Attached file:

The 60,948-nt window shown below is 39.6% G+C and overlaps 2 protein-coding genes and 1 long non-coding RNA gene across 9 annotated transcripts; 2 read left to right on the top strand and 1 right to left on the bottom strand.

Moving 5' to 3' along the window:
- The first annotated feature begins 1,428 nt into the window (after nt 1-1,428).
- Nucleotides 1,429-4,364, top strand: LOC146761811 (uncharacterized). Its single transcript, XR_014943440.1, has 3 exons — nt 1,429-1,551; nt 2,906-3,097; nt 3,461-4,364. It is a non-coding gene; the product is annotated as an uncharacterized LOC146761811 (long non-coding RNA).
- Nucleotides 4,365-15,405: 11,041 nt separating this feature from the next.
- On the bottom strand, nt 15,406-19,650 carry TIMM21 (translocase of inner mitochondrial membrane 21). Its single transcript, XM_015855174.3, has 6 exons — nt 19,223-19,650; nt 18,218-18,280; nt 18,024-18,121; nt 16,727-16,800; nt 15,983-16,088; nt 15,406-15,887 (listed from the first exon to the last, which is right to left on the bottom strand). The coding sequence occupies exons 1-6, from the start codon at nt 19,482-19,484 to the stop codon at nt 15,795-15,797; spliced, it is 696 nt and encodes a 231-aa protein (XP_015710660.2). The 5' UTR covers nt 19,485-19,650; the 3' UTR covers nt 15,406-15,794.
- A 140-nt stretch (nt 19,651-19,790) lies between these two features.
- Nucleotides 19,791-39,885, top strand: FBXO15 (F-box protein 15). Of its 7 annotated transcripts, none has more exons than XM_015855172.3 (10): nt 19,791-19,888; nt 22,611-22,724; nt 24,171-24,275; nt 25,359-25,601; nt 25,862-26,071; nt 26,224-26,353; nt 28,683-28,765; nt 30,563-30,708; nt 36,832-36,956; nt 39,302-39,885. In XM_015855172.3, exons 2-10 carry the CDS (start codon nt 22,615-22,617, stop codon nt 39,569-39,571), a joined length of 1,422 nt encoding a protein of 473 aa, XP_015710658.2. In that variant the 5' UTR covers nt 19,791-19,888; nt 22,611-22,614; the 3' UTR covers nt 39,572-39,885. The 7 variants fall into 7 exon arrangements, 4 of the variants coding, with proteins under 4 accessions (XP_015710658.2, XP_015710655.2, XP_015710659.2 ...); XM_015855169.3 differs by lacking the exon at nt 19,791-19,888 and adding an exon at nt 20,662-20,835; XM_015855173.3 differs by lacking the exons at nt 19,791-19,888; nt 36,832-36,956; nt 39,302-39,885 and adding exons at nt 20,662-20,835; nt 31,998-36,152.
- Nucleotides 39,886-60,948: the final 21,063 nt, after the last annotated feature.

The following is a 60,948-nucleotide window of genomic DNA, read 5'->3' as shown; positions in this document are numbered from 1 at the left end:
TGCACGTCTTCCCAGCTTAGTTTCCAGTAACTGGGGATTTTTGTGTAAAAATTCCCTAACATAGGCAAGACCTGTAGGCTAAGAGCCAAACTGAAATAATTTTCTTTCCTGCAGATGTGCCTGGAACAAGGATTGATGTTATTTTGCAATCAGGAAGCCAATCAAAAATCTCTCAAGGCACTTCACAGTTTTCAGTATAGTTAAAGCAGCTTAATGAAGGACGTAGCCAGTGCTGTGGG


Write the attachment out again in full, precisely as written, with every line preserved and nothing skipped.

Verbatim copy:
The 60,948-nt window shown below is 39.6% G+C and overlaps 2 protein-coding genes and 1 long non-coding RNA gene across 9 annotated transcripts; 2 read left to right on the top strand and 1 right to left on the bottom strand.

Moving 5' to 3' along the window:
- The first annotated feature begins 1,428 nt into the window (after nt 1-1,428).
- Nucleotides 1,429-4,364, top strand: LOC146761811 (uncharacterized). Its single transcript, XR_014943440.1, has 3 exons — nt 1,429-1,551; nt 2,906-3,097; nt 3,461-4,364. It is a non-coding gene; the product is annotated as an uncharacterized LOC146761811 (long non-coding RNA).
- Nucleotides 4,365-15,405: 11,041 nt separating this feature from the next.
- On the bottom strand, nt 15,406-19,650 carry TIMM21 (translocase of inner mitochondrial membrane 21). Its single transcript, XM_015855174.3, has 6 exons — nt 19,223-19,650; nt 18,218-18,280; nt 18,024-18,121; nt 16,727-16,800; nt 15,983-16,088; nt 15,406-15,887 (listed from the first exon to the last, which is right to left on the bottom strand). The coding sequence occupies exons 1-6, from the start codon at nt 19,482-19,484 to the stop codon at nt 15,795-15,797; spliced, it is 696 nt and encodes a 231-aa protein (XP_015710660.2). The 5' UTR covers nt 19,485-19,650; the 3' UTR covers nt 15,406-15,794.
- A 140-nt stretch (nt 19,651-19,790) lies between these two features.
- Nucleotides 19,791-39,885, top strand: FBXO15 (F-box protein 15). Of its 7 annotated transcripts, none has more exons than XM_015855172.3 (10): nt 19,791-19,888; nt 22,611-22,724; nt 24,171-24,275; nt 25,359-25,601; nt 25,862-26,071; nt 26,224-26,353; nt 28,683-28,765; nt 30,563-30,708; nt 36,832-36,956; nt 39,302-39,885. In XM_015855172.3, exons 2-10 carry the CDS (start codon nt 22,615-22,617, stop codon nt 39,569-39,571), a joined length of 1,422 nt encoding a protein of 473 aa, XP_015710658.2. In that variant the 5' UTR covers nt 19,791-19,888; nt 22,611-22,614; the 3' UTR covers nt 39,572-39,885. The 7 variants fall into 7 exon arrangements, 4 of the variants coding, with proteins under 4 accessions (XP_015710658.2, XP_015710655.2, XP_015710659.2 ...); XM_015855169.3 differs by lacking the exon at nt 19,791-19,888 and adding an exon at nt 20,662-20,835; XM_015855173.3 differs by lacking the exons at nt 19,791-19,888; nt 36,832-36,956; nt 39,302-39,885 and adding exons at nt 20,662-20,835; nt 31,998-36,152.
- Nucleotides 39,886-60,948: the final 21,063 nt, after the last annotated feature.

The following is a 60,948-nucleotide window of genomic DNA, read 5'->3' as shown; positions in this document are numbered from 1 at the left end:
TGCACGTCTTCCCAGCTTAGTTTCCAGTAACTGGGGATTTTTGTGTAAAAATTCCCTAACATAGGCAAGACCTGTAGGCTAAGAGCCAAACTGAAATAATTTTCTTTCCTGCAGATGTGCCTGGAACAAGGATTGATGTTATTTTGCAATCAGGAAGCCAATCAAAAATCTCTCAAGGCACTTCACAGTTTTCAGTATAGTTAAAGCAGCTTAATGAAGGACGTAGCCAGTGCTGTGGG